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EU Politics - Hamsterwheel

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EU Politics - Hamsterwheel

Old 9th Mar 2015, 06:07
  #3661 (permalink)  
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So, I take it we can expect the collapse of the euro at any moment then?
Europe is being torn apart – but the torture will be slow
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Old 9th Mar 2015, 06:42
  #3662 (permalink)  
 
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Gadzooks, the Telegraph, the Guardian and ORAC are in agreement.

That's it for Europe then.
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Old 9th Mar 2015, 10:46
  #3663 (permalink)  
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And Forbes - A European Argentina
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Old 9th Mar 2015, 11:03
  #3664 (permalink)  
 
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God help us the feckwits in Brussels want a army now.
Imagine that baldy headed four eyed skinny little tosser Rumple Stiltskin as commander in Chief.
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Old 9th Mar 2015, 19:26
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God help us the feckwits in Brussels want a army now.
Imagine that baldy headed four eyed skinny little tosser Rumple Stiltskin as commander in Chief.
You may think so but I'll bet BAE are even now mobilising their PR machine in support of, shall we say, 'a common military equipment policy for Europe'.

We can expect editorials in the Telegraph suggesting something of the sort quite soon.
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Old 9th Mar 2015, 19:38
  #3666 (permalink)  
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You may think so but I'll bet BAE are even now mobilising their PR machine in support of, shall we say, 'a common military equipment policy for Europe'.

We can expect editorials in the Telegraph suggesting something of the sort quite soon.
I doubt it - because we already have one, and have had for several years. I'm currently reading a paper on how the EU Commission used the judicial activism of the the ECJ to twist the arms of the Council to force it through.

EU Defence procurement
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Old 10th Mar 2015, 06:37
  #3667 (permalink)  
 
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I doubt it - because we already have one, and have had for several years. I'm currently reading a paper on how the EU Commission used the judicial activism of the the ECJ to twist the arms of the Council to force it through.
Interesting, one might have thought that the opportunity to expand their customer base beyond the wind swept wastes of Linconshire into Europe would have suited BAE. But the deal cuts both ways and no doubt they find the current monopolistic arrangement to their advantage - which makes it worth while briefing against a change to a wider market.

In the mean time BAE's export efforts are focussed on our 'loyal allies' the Saudis. And some might argue that the more Saudi money soaked up by defence contractors, the less is available to their world wide program of financial support of mosque building. And less too, to trickle down to the terrorist groups who's financing is ultimately petro-dollar backed.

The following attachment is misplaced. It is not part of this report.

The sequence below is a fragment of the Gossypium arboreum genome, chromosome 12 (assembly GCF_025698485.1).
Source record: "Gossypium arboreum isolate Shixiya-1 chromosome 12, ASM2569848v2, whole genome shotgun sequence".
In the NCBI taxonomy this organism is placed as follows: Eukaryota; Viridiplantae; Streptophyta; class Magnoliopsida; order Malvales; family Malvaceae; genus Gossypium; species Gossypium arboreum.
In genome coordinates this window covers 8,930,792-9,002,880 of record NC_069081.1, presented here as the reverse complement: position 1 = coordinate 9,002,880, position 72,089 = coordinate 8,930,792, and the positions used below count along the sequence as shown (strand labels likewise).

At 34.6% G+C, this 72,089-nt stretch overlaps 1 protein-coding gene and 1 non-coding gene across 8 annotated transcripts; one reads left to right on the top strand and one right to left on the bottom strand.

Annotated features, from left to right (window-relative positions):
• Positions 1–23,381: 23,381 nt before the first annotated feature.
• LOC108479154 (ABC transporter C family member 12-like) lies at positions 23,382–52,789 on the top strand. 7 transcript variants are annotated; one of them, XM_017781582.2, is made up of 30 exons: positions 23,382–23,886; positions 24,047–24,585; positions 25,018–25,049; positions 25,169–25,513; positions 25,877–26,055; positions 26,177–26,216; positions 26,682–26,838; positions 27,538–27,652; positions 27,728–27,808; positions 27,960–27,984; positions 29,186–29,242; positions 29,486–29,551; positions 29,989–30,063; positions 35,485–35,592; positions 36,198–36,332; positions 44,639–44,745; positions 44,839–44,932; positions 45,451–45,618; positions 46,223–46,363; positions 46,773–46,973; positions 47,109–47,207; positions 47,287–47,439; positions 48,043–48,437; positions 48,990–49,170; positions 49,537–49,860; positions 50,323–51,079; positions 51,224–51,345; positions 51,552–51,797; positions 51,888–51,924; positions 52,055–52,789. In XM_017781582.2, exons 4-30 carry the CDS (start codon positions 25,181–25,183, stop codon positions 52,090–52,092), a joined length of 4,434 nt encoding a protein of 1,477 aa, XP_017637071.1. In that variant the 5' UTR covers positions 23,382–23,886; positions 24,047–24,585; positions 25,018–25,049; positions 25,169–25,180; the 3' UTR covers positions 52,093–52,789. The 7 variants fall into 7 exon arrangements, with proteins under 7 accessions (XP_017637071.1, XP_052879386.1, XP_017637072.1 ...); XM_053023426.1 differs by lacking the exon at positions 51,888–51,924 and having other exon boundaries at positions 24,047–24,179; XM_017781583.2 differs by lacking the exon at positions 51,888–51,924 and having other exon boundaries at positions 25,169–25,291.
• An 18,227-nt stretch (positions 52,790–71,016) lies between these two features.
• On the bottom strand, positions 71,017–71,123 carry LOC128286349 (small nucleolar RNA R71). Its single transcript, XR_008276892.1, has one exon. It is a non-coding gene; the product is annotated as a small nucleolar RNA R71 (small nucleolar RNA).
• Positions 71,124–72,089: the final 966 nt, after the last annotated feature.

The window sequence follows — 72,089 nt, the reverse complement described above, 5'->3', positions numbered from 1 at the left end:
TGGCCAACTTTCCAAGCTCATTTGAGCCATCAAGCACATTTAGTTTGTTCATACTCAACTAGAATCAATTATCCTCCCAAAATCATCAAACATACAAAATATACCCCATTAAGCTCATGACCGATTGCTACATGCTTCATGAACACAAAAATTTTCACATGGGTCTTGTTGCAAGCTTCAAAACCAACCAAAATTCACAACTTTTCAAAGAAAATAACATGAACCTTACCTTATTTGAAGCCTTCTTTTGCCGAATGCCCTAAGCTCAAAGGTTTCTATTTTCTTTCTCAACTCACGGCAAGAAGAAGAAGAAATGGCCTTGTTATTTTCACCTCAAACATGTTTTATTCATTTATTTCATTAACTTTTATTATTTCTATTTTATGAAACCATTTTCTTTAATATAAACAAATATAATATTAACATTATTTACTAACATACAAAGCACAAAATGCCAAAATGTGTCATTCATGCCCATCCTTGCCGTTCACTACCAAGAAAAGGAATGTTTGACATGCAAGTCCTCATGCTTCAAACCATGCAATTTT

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Old 15th Mar 2015, 14:06
  #3668 (permalink)  
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Currency wars threaten Lehman-style crisis

........What we’re seeing, then, is the West’s very own version of “currency wars”. For almost half a decade, the big emerging markets have complained bitterly – and often publicly–- about mass money-printing by the world’s “leading economies”. The likes of Brazil and China have highlighted, rightly, that Western QE has lowered the relative value of their carefully accumulated dollar and sterling reserves (and debts) against local, emergent currencies such as the yuan and the real.

Now, with eurozone leaders engaging in fully blown QE, and rejoicing at the euro’s fall against the dollar, currency wars are taking place not just between the developed world and the emerging markets but between the developed nations themselves. Japan, of course, is also part of this intra-G7 currency conflict, having lately launched an astonishingly extreme QE programme designed to pump up the Bank of Japan’s balance sheet from just over 20pc to no less than 75pc of annual output within three years.

As such, the world’s leading economies have reduced themselves to blatantly competing less on the quality of what they produce, than on the speed with which they can depreciate their currencies against one another. The lessons of history are that such situations are prone to escalate into rancour and, ultimately, conflict. That’s the unfortunate truth.

We are, then, a very long way from normal. Consider that the ECB is launching its QE programme at a time when real interest rates are already negative. As such, historically ultra-loose monetary policy is now being made even looser. Myopic politicians like QE – because, by rigging sovereign bond markets, it allows them to keep borrowing and spending. Mismanaged banks also like QE – because it means they sell their burnt-out, under-performing investments to the state and pretend they’re solvent, which avoids the discomfort of going bust.

Meanwhile, respectable people are increasingly alarmed, raising concerns about “extraordinary measures” that some of us have been voicing for years.

The head of the Dutch central bank, having not previously complained publicly, last week admitted that euro-QE, by propping up spendthrift governments, would shield the likes of France and Italy from “market discipline”, postponing vital reforms. A senior Goldman Sachs banker added that negative interest rates are “freaking him out”.